and Deeper Integration.
Washington, D.C.: Brookings Institution Press, 1996.
LC Call Number: HF1418.5 .L388 1996
LC Catalog Record: 95026205
Lawrence examines the utility of regional arrangements for attaining international economic
integration and provides a balance view of policy successes and failures.
Marcuse, Peter and Ronald van Kempen, Editors. Globalizing
Cities: A New Spatial Order? Malden, Mass: Blackwell publishers, 2000.
LC Call Number: HT119 .G65 2000
LC Catalog Record:
The contributors focus on the affects of globalization on cities, the mechanisms in place to facilitate economic integration and how they operate, and the results they produce.
Moffett, Michael H. Fundamentals of multinational finance. 4th ed. Boston, MA : Prentice Hall, c2012.
LC Call Number: HG4027.5 .M64 2012
LC Catalog Record: 2011023356
Using case studies and real world examples this title familiarizes readers with fundamental concepts and tools necessary to implement an effective global financial management strategy. Sections include topics like the global financial market and foreign exchange theory.
Stiglitz, Joseph E. Globalization and its Discontents. New York: W. W. Norton, 2002.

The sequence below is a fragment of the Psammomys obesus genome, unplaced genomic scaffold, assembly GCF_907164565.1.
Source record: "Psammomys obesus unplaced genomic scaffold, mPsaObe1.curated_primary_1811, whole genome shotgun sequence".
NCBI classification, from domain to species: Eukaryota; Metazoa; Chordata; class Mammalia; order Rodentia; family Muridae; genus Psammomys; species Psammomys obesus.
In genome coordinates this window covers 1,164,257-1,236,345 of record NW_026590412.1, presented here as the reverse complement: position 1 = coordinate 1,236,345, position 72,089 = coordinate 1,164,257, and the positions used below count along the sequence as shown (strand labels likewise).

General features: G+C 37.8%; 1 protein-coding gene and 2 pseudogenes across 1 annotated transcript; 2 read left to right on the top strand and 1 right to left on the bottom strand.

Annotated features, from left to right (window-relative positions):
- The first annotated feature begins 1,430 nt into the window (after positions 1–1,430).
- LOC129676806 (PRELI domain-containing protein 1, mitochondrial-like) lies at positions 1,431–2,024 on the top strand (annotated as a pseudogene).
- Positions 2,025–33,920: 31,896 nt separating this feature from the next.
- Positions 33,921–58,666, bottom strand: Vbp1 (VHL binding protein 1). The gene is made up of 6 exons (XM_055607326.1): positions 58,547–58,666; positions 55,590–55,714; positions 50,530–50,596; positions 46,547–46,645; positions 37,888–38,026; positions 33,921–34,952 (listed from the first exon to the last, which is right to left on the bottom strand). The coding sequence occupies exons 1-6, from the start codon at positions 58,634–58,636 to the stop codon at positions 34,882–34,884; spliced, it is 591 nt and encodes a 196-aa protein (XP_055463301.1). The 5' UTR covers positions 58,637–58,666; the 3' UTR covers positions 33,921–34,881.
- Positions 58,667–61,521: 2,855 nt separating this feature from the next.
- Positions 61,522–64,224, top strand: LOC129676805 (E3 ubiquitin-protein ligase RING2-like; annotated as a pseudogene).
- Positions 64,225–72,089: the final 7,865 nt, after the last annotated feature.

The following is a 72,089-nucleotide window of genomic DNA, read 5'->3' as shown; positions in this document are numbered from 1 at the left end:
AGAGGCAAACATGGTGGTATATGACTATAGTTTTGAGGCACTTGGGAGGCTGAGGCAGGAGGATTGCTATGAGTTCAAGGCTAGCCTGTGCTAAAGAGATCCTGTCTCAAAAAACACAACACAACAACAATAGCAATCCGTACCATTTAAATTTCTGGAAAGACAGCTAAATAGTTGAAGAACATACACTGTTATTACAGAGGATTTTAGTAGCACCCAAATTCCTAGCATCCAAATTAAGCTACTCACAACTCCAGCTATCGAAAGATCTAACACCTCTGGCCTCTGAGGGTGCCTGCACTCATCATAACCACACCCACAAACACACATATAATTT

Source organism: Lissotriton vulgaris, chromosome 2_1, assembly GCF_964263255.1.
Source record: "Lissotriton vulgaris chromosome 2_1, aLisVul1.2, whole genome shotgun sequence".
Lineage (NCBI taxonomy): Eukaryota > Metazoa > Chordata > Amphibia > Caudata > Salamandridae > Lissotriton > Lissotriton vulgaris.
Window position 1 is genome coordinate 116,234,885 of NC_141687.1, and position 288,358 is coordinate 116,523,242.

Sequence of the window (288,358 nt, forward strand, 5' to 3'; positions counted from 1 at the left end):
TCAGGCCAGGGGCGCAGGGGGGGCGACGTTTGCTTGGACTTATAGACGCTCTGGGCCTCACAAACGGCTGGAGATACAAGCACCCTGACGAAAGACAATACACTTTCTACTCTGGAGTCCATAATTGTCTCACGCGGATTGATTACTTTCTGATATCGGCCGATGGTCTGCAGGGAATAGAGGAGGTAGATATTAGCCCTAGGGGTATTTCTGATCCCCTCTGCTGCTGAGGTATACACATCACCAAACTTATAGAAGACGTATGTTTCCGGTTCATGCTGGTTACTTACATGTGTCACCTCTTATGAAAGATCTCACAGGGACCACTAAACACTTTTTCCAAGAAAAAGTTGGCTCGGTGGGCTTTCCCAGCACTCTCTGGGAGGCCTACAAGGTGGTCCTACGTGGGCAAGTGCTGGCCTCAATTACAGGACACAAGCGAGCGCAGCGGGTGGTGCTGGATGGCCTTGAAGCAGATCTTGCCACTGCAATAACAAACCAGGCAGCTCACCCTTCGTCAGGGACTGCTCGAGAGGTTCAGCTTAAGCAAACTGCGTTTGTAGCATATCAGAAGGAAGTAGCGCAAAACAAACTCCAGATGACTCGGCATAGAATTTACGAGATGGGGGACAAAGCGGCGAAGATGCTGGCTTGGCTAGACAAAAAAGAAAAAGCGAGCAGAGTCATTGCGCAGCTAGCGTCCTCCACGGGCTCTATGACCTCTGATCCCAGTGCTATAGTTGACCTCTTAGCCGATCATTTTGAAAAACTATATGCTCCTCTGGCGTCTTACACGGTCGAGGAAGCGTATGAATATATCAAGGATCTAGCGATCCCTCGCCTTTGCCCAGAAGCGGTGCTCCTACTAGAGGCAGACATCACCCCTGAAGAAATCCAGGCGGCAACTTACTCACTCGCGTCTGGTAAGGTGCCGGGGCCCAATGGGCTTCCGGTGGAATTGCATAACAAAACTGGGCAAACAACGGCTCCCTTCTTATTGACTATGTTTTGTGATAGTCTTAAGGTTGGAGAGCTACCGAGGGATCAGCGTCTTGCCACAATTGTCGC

LC Call Number:HF1418.5 .S75 2002
LC Catalog Record:
Motivated by what Stiglitz saw as the failure of major lending institution to improve the economic and political welfare of developing nations, the author calls for a rethinking of the way industrialized nations have imposed economic policies on the international system
International Forum on Globalization (IFG)
The IFG describes itself as “an alliance of ... leading activists, scholars, economists, researchers and writers formed to stimulate new thinking, joint activity, and public education in response to economic globalization.” The site provides links to news, books, analysis, and programs related to the impact of globalization.
p>GlobalEDGE: International Business Resource Desk
Michigan State University site designed to provide “current
information on the business climate, news, history, political
structure, economic landscape, and relevant statistical data
for 196 countries.” Contains directory of international
business resources, market potential indicators for 24 emerging
markets, and a glossary of International Business terms.
Berkeley Roundtable on the International Economy
Provides full text access to over 1,500 research studies focusing on the interrelationships between technologies, markets, strategies and policies.
Council for European Studies
American professional association that promote interdisciplinary research and study of Europe in the social sciences and humanities. Contains links to news sources and archive centers covering European perspectives on globalization.
Federation of American Scientists
Contains hundreds of full text articles
devoted to the effects of globalization, especially on international security issues. The site’s content is consistent with
the Federation’s definition of Globalization as “the integration of the political, economic and cultural activities of geographically and/or nationally separated peoples.”
Contains primary source documents related to international trade law, including GATT/WTO decisions and a number of links to other sources of information on the web.